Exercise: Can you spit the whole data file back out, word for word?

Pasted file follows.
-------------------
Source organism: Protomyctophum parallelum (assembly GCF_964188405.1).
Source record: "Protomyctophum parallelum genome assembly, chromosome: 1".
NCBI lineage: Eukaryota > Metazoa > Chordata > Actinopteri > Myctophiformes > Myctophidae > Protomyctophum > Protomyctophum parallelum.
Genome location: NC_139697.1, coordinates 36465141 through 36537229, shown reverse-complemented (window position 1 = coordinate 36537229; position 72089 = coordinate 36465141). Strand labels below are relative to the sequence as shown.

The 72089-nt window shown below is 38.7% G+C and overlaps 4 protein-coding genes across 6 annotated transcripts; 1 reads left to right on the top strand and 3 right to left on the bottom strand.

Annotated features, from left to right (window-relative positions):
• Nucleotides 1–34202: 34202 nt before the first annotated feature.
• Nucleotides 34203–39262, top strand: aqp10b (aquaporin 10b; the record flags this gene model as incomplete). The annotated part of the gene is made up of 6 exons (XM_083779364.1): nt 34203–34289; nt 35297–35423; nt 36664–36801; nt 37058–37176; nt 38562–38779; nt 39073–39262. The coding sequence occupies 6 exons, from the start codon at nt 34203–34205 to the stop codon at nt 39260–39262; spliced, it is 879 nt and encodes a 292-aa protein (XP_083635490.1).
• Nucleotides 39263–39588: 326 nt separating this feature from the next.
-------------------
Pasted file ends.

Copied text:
Source organism: Protomyctophum parallelum (assembly GCF_964188405.1).
Source record: "Protomyctophum parallelum genome assembly, chromosome: 1".
NCBI lineage: Eukaryota > Metazoa > Chordata > Actinopteri > Myctophiformes > Myctophidae > Protomyctophum > Protomyctophum parallelum.
Genome location: NC_139697.1, coordinates 36465141 through 36537229, shown reverse-complemented (window position 1 = coordinate 36537229; position 72089 = coordinate 36465141). Strand labels below are relative to the sequence as shown.

The 72089-nt window shown below is 38.7% G+C and overlaps 4 protein-coding genes across 6 annotated transcripts; 1 reads left to right on the top strand and 3 right to left on the bottom strand.

Annotated features, from left to right (window-relative positions):
• Nucleotides 1–34202: 34202 nt before the first annotated feature.
• Nucleotides 34203–39262, top strand: aqp10b (aquaporin 10b; the record flags this gene model as incomplete). The annotated part of the gene is made up of 6 exons (XM_083779364.1): nt 34203–34289; nt 35297–35423; nt 36664–36801; nt 37058–37176; nt 38562–38779; nt 39073–39262. The coding sequence occupies 6 exons, from the start codon at nt 34203–34205 to the stop codon at nt 39260–39262; spliced, it is 879 nt and encodes a 292-aa protein (XP_083635490.1).
• Nucleotides 39263–39588: 326 nt separating this feature from the next.